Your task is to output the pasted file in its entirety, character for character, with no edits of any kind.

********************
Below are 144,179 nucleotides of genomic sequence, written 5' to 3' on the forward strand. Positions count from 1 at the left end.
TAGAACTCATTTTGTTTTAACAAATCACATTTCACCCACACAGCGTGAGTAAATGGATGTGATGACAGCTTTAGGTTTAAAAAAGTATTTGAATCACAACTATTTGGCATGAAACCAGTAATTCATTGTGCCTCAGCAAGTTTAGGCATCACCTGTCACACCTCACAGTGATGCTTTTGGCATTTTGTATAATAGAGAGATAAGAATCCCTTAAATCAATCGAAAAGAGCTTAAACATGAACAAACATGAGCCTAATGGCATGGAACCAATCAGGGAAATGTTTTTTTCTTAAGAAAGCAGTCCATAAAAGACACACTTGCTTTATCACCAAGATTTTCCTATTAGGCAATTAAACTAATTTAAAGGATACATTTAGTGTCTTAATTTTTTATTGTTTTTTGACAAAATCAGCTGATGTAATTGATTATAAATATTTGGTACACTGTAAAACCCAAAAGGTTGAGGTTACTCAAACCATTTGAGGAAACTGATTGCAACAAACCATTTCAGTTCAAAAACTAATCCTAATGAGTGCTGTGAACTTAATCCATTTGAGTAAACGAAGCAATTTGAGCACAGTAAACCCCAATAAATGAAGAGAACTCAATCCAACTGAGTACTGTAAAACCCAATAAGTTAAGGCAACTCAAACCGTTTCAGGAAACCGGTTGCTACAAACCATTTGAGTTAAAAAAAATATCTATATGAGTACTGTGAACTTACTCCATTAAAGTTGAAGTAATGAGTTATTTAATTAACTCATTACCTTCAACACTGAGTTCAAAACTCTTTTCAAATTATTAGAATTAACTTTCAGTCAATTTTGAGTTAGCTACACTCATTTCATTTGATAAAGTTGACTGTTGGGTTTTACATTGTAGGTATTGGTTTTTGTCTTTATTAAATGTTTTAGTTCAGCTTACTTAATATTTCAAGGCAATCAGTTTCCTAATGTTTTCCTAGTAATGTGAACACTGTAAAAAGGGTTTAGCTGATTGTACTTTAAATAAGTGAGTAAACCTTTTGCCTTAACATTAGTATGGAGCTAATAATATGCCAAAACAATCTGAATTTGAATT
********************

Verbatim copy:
Below are 144,179 nucleotides of genomic sequence, written 5' to 3' on the forward strand. Positions count from 1 at the left end.
TAGAACTCATTTTGTTTTAACAAATCACATTTCACCCACACAGCGTGAGTAAATGGATGTGATGACAGCTTTAGGTTTAAAAAAGTATTTGAATCACAACTATTTGGCATGAAACCAGTAATTCATTGTGCCTCAGCAAGTTTAGGCATCACCTGTCACACCTCACAGTGATGCTTTTGGCATTTTGTATAATAGAGAGATAAGAATCCCTTAAATCAATCGAAAAGAGCTTAAACATGAACAAACATGAGCCTAATGGCATGGAACCAATCAGGGAAATGTTTTTTTCTTAAGAAAGCAGTCCATAAAAGACACACTTGCTTTATCACCAAGATTTTCCTATTAGGCAATTAAACTAATTTAAAGGATACATTTAGTGTCTTAATTTTTTATTGTTTTTTGACAAAATCAGCTGATGTAATTGATTATAAATATTTGGTACACTGTAAAACCCAAAAGGTTGAGGTTACTCAAACCATTTGAGGAAACTGATTGCAACAAACCATTTCAGTTCAAAAACTAATCCTAATGAGTGCTGTGAACTTAATCCATTTGAGTAAACGAAGCAATTTGAGCACAGTAAACCCCAATAAATGAAGAGAACTCAATCCAACTGAGTACTGTAAAACCCAATAAGTTAAGGCAACTCAAACCGTTTCAGGAAACCGGTTGCTACAAACCATTTGAGTTAAAAAAAATATCTATATGAGTACTGTGAACTTACTCCATTAAAGTTGAAGTAATGAGTTATTTAATTAACTCATTACCTTCAACACTGAGTTCAAAACTCTTTTCAAATTATTAGAATTAACTTTCAGTCAATTTTGAGTTAGCTACACTCATTTCATTTGATAAAGTTGACTGTTGGGTTTTACATTGTAGGTATTGGTTTTTGTCTTTATTAAATGTTTTAGTTCAGCTTACTTAATATTTCAAGGCAATCAGTTTCCTAATGTTTTCCTAGTAATGTGAACACTGTAAAAAGGGTTTAGCTGATTGTACTTTAAATAAGTGAGTAAACCTTTTGCCTTAACATTAGTATGGAGCTAATAATATGCCAAAACAATCTGAATTTGAATT